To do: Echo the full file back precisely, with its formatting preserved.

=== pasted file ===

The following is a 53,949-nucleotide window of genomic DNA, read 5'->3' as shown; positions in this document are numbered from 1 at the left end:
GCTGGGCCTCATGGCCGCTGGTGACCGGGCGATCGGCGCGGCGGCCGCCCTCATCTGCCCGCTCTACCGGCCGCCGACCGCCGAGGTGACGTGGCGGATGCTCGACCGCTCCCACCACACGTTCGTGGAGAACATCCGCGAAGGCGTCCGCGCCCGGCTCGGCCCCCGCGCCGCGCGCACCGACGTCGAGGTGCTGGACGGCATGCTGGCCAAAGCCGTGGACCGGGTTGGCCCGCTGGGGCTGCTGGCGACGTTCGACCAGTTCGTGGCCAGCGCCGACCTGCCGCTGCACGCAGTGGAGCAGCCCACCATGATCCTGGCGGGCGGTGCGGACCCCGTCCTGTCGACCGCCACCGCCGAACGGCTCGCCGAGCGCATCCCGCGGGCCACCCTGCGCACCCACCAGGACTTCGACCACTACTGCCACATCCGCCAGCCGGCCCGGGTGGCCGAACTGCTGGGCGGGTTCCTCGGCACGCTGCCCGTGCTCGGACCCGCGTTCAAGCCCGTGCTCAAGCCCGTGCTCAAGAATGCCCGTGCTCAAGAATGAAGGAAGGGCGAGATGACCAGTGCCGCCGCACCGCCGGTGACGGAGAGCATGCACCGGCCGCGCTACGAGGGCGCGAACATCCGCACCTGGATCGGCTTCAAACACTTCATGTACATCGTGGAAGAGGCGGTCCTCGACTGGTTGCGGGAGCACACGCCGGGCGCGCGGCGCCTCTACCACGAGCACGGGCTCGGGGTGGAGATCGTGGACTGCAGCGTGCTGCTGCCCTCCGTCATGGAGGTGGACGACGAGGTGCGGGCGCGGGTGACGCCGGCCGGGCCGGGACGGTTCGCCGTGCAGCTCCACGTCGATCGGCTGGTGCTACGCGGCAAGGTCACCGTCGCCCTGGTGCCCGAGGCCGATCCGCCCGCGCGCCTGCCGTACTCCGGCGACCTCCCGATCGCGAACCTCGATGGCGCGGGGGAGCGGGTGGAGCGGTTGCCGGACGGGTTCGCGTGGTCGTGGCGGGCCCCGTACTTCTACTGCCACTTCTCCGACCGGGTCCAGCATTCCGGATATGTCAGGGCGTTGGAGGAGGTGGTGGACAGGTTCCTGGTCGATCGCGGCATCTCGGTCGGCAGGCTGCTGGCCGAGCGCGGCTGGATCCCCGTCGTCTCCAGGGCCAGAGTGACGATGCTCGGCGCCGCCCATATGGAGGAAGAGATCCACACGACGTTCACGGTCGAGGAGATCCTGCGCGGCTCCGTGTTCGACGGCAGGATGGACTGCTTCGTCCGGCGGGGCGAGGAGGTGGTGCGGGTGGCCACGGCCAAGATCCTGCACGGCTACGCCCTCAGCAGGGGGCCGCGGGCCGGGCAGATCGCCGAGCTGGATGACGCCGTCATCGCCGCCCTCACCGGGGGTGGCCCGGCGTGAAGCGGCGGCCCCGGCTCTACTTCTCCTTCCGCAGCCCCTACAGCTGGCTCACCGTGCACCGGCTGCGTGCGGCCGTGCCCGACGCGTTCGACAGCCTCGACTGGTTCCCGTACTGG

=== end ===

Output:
The following is a 53,949-nucleotide window of genomic DNA, read 5'->3' as shown; positions in this document are numbered from 1 at the left end:
GCTGGGCCTCATGGCCGCTGGTGACCGGGCGATCGGCGCGGCGGCCGCCCTCATCTGCCCGCTCTACCGGCCGCCGACCGCCGAGGTGACGTGGCGGATGCTCGACCGCTCCCACCACACGTTCGTGGAGAACATCCGCGAAGGCGTCCGCGCCCGGCTCGGCCCCCGCGCCGCGCGCACCGACGTCGAGGTGCTGGACGGCATGCTGGCCAAAGCCGTGGACCGGGTTGGCCCGCTGGGGCTGCTGGCGACGTTCGACCAGTTCGTGGCCAGCGCCGACCTGCCGCTGCACGCAGTGGAGCAGCCCACCATGATCCTGGCGGGCGGTGCGGACCCCGTCCTGTCGACCGCCACCGCCGAACGGCTCGCCGAGCGCATCCCGCGGGCCACCCTGCGCACCCACCAGGACTTCGACCACTACTGCCACATCCGCCAGCCGGCCCGGGTGGCCGAACTGCTGGGCGGGTTCCTCGGCACGCTGCCCGTGCTCGGACCCGCGTTCAAGCCCGTGCTCAAGCCCGTGCTCAAGAATGCCCGTGCTCAAGAATGAAGGAAGGGCGAGATGACCAGTGCCGCCGCACCGCCGGTGACGGAGAGCATGCACCGGCCGCGCTACGAGGGCGCGAACATCCGCACCTGGATCGGCTTCAAACACTTCATGTACATCGTGGAAGAGGCGGTCCTCGACTGGTTGCGGGAGCACACGCCGGGCGCGCGGCGCCTCTACCACGAGCACGGGCTCGGGGTGGAGATCGTGGACTGCAGCGTGCTGCTGCCCTCCGTCATGGAGGTGGACGACGAGGTGCGGGCGCGGGTGACGCCGGCCGGGCCGGGACGGTTCGCCGTGCAGCTCCACGTCGATCGGCTGGTGCTACGCGGCAAGGTCACCGTCGCCCTGGTGCCCGAGGCCGATCCGCCCGCGCGCCTGCCGTACTCCGGCGACCTCCCGATCGCGAACCTCGATGGCGCGGGGGAGCGGGTGGAGCGGTTGCCGGACGGGTTCGCGTGGTCGTGGCGGGCCCCGTACTTCTACTGCCACTTCTCCGACCGGGTCCAGCATTCCGGATATGTCAGGGCGTTGGAGGAGGTGGTGGACAGGTTCCTGGTCGATCGCGGCATCTCGGTCGGCAGGCTGCTGGCCGAGCGCGGCTGGATCCCCGTCGTCTCCAGGGCCAGAGTGACGATGCTCGGCGCCGCCCATATGGAGGAAGAGATCCACACGACGTTCACGGTCGAGGAGATCCTGCGCGGCTCCGTGTTCGACGGCAGGATGGACTGCTTCGTCCGGCGGGGCGAGGAGGTGGTGCGGGTGGCCACGGCCAAGATCCTGCACGGCTACGCCCTCAGCAGGGGGCCGCGGGCCGGGCAGATCGCCGAGCTGGATGACGCCGTCATCGCCGCCCTCACCGGGGGTGGCCCGGCGTGAAGCGGCGGCCCCGGCTCTACTTCTCCTTCCGCAGCCCCTACAGCTGGCTCACCGTGCACCGGCTGCGTGCGGCCGTGCCCGACGCGTTCGACAGCCTCGACTGGTTCCCGTACTGG